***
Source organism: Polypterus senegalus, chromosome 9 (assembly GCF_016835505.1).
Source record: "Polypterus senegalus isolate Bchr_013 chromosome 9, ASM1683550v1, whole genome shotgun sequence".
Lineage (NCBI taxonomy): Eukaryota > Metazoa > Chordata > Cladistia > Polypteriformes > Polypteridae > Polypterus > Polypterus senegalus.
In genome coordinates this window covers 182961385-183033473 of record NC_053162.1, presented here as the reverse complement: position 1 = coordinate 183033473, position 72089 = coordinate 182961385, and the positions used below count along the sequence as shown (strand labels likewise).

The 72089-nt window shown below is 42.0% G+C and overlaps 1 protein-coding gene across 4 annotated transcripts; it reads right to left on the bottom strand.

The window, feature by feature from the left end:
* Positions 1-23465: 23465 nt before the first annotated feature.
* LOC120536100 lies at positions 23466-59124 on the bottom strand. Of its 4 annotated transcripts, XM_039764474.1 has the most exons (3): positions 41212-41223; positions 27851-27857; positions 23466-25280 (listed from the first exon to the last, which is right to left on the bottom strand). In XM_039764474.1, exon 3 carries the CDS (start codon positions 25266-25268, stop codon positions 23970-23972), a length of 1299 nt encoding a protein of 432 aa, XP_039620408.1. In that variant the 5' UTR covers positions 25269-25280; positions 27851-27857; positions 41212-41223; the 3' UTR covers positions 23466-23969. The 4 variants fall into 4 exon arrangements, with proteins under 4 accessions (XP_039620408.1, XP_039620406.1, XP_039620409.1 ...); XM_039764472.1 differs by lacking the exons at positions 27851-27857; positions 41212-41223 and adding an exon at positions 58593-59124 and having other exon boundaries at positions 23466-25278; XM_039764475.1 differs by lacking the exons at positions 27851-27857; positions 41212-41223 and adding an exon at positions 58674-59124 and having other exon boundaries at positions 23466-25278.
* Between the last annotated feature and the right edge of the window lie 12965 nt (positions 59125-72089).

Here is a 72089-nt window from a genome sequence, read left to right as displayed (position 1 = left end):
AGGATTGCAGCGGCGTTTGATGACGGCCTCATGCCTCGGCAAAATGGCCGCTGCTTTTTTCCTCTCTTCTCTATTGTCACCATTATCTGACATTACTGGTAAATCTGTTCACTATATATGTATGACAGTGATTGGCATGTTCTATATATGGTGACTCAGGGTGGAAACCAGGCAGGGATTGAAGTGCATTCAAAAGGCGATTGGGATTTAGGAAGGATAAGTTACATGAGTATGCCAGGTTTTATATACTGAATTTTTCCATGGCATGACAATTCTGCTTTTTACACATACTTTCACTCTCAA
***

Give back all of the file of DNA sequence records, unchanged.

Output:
Source organism: Polypterus senegalus, chromosome 9 (assembly GCF_016835505.1).
Source record: "Polypterus senegalus isolate Bchr_013 chromosome 9, ASM1683550v1, whole genome shotgun sequence".
Lineage (NCBI taxonomy): Eukaryota > Metazoa > Chordata > Cladistia > Polypteriformes > Polypteridae > Polypterus > Polypterus senegalus.
In genome coordinates this window covers 182961385-183033473 of record NC_053162.1, presented here as the reverse complement: position 1 = coordinate 183033473, position 72089 = coordinate 182961385, and the positions used below count along the sequence as shown (strand labels likewise).

The 72089-nt window shown below is 42.0% G+C and overlaps 1 protein-coding gene across 4 annotated transcripts; it reads right to left on the bottom strand.

The window, feature by feature from the left end:
* Positions 1-23465: 23465 nt before the first annotated feature.
* LOC120536100 lies at positions 23466-59124 on the bottom strand. Of its 4 annotated transcripts, XM_039764474.1 has the most exons (3): positions 41212-41223; positions 27851-27857; positions 23466-25280 (listed from the first exon to the last, which is right to left on the bottom strand). In XM_039764474.1, exon 3 carries the CDS (start codon positions 25266-25268, stop codon positions 23970-23972), a length of 1299 nt encoding a protein of 432 aa, XP_039620408.1. In that variant the 5' UTR covers positions 25269-25280; positions 27851-27857; positions 41212-41223; the 3' UTR covers positions 23466-23969. The 4 variants fall into 4 exon arrangements, with proteins under 4 accessions (XP_039620408.1, XP_039620406.1, XP_039620409.1 ...); XM_039764472.1 differs by lacking the exons at positions 27851-27857; positions 41212-41223 and adding an exon at positions 58593-59124 and having other exon boundaries at positions 23466-25278; XM_039764475.1 differs by lacking the exons at positions 27851-27857; positions 41212-41223 and adding an exon at positions 58674-59124 and having other exon boundaries at positions 23466-25278.
* Between the last annotated feature and the right edge of the window lie 12965 nt (positions 59125-72089).

Here is a 72089-nt window from a genome sequence, read left to right as displayed (position 1 = left end):
AGGATTGCAGCGGCGTTTGATGACGGCCTCATGCCTCGGCAAAATGGCCGCTGCTTTTTTCCTCTCTTCTCTATTGTCACCATTATCTGACATTACTGGTAAATCTGTTCACTATATATGTATGACAGTGATTGGCATGTTCTATATATGGTGACTCAGGGTGGAAACCAGGCAGGGATTGAAGTGCATTCAAAAGGCGATTGGGATTTAGGAAGGATAAGTTACATGAGTATGCCAGGTTTTATATACTGAATTTTTCCATGGCATGACAATTCTGCTTTTTACACATACTTTCACTCTCAA